There really seems no reason for China and Russia not to give support to Bangladesh’s BRICS membership. Then again, India is Bangladesh government’s closest friend. This was proven in the last two elections. These three countries are certainly the most powerful in this five-member grouping. But even so, Bangladesh was not given BRICS members. We have been unable to discern from BRICS or any other sources why this was so. What is clear, however, was that there was either no strong support for Bangladesh, or there was strong opposition to Bangladesh joining the bloc.

From the very outset Indian had been wary of expanding BRICS membership. Certain foreign policy analysts of India have said that China wants to bolster its own camp within BRICS by increasing the number of members. In no way does India want BRICS to emerge as an anti-West grouping in accordance to China’s wishes.

The Delhi-based think-tank Observer Research Foundation (ORF)’s foreign policy expert Professor Harsh V Pant has highlighted certain discomfort of India regarding China’s role and position in BRICS. He told Bangla Tribune (23 August 2003), “China has been trying to give an anti-Western orientation to BRICS for quite some time now. Russia, cornered by the Western world due to the war in Ukraine, is also tuning in to that tune. But for good reason neither India nor Brazil can match it. Moreover, it should be remembered that India itself is a member of the Quad (Australia, Japan and India – a security alliance of these four countries). So Delhi will try to keep a balance between the two.”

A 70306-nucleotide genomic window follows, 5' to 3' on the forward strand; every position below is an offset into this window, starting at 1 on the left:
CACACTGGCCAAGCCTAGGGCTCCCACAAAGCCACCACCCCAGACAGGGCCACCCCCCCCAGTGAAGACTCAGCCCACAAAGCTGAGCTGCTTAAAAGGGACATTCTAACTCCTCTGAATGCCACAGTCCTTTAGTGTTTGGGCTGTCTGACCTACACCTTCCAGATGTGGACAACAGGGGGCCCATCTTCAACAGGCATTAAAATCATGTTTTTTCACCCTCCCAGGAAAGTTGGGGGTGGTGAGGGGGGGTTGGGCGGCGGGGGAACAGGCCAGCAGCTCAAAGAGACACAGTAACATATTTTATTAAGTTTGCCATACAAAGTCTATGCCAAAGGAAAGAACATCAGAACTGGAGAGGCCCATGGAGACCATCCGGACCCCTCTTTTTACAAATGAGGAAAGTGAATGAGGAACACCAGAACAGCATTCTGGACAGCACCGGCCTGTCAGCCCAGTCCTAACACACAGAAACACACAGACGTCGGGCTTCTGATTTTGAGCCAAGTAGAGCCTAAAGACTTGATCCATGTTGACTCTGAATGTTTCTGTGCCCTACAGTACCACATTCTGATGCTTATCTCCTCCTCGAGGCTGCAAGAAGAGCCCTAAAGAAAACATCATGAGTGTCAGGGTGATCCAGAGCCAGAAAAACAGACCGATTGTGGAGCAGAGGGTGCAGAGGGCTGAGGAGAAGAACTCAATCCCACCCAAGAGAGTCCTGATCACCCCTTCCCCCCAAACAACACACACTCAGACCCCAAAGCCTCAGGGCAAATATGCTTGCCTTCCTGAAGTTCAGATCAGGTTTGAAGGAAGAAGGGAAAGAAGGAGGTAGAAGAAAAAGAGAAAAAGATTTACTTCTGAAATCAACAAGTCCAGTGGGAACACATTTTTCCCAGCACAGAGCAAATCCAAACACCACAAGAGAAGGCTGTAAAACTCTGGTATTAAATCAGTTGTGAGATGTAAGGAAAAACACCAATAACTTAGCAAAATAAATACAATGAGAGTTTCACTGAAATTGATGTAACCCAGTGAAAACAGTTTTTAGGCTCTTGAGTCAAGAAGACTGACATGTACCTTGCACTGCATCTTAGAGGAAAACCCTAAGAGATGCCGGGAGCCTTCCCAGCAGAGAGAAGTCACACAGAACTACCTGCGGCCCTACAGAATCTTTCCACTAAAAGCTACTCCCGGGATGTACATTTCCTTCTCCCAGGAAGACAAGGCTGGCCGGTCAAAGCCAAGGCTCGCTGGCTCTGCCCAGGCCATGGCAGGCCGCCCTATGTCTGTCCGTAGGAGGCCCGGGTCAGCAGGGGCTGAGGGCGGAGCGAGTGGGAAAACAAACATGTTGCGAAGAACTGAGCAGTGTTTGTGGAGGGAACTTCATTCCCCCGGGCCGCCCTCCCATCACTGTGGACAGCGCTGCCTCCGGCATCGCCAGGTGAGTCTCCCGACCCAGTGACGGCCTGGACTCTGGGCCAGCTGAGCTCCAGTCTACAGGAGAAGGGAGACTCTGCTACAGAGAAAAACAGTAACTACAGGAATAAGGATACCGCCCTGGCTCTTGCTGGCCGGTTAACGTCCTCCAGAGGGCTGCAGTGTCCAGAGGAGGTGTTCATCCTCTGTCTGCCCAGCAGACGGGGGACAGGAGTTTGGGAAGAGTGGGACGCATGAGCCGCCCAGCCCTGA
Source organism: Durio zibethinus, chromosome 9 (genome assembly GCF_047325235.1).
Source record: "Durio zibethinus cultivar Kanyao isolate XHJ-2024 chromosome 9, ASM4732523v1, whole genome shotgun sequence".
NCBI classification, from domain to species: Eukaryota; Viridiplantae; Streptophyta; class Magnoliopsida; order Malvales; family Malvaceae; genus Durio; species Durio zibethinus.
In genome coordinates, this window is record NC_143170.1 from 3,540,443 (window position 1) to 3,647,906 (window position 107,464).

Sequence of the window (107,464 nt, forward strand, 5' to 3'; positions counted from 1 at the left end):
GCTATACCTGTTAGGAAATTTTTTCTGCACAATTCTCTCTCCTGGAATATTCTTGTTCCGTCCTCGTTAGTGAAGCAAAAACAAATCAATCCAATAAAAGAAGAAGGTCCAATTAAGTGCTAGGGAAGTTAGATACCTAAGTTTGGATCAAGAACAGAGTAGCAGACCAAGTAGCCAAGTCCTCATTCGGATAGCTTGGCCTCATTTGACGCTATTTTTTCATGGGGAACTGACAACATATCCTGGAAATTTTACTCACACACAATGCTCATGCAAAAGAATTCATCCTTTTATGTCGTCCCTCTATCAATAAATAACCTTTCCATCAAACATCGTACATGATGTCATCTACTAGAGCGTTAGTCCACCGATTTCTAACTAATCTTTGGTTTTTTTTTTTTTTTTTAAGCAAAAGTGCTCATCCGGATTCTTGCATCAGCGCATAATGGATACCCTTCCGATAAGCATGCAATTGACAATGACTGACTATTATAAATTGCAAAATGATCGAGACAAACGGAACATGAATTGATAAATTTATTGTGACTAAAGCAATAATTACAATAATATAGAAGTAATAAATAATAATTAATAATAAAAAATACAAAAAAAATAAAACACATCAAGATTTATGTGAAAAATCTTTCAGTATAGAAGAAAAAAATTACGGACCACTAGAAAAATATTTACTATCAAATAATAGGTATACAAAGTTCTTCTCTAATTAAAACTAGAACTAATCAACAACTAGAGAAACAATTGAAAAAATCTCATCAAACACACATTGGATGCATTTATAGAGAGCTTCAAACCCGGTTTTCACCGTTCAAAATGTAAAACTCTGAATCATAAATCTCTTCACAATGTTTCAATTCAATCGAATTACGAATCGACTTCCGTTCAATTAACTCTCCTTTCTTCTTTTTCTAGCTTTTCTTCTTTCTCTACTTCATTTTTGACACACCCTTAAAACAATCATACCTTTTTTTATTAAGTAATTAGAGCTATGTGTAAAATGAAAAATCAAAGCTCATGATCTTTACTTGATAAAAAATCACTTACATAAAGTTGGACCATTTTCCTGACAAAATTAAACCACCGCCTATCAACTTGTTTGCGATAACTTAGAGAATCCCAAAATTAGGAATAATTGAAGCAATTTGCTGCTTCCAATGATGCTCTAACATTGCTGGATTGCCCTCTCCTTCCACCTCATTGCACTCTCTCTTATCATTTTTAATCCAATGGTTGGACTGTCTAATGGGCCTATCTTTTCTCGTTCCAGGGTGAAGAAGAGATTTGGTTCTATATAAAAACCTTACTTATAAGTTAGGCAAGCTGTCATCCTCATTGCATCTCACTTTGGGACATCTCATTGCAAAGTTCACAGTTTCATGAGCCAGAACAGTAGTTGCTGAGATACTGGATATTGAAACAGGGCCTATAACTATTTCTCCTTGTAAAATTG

The question now is, is the issue of Bangladesh not getting membership in any way linked to India’s efforts to keep BRICS free from any ‘anti-Western orientation’? Or has Dhaka been dropped as part of Delhi’s efforts to strike a ‘balance’? Or would China’s camp grow strong if Bangladesh was given membership? Would that be singing to China and Russia’s ‘tune’?

Bangladesh’s foreign secretary gave an explanation as to why Bangladesh did not receive BRICS membership. He said, alongside political and regional considerations, there may have also been the matter of balance. The answer to those questions lies in the foreign secretary’s words.

Bangladesh wanted to become a BRICS member in its own political and geopolitical considerations. And it is geopolitical considerations that eventually worked against Bangladesh getting the membership. In short, this was the China-India geopolitical calculations and conflict at play.

Now the question is, has Bangladesh’s geopolitical equations gained a new dimension in election politics after BRICS? After all, the BRICS summit has made it clear that Bangladesh’s three close countries and declared friends can adopt different stands when it comes to standing by the government.

During bilateral talks with Prime Minister Sheikh Hasina in Johannesburg, Xi Jinping reiterated his country’s opposition to outside interference in Bangladesh. And on 7 September the Russian foreign minister Sergei Lavrov will be coming to Dhaka. This visit probably is to assert more firmly Russia’s political support to the Awami League government which is under western pressure. After that Sheikh Hasina will go to Delhi to attend the G-20 summit. She is scheduled to hold bilateral talks with the Indian prime minister Modi there. The eventual outcome of the post-BRICS equations will perhaps then become clear.

The BRICS summit experience indicates that China and Russia’s support for the Awami League government may not be on the same lines as India’s support. Will India still work on striking a China-Russia and US-West balance over here too?

* AKM Zakaria is deputy editor or Prothom Alo and can be contacted at [email protected]

* This column appeared in the print and online edition of Prothom Alo and has been rewritten for the English edition by Ayesha Kabir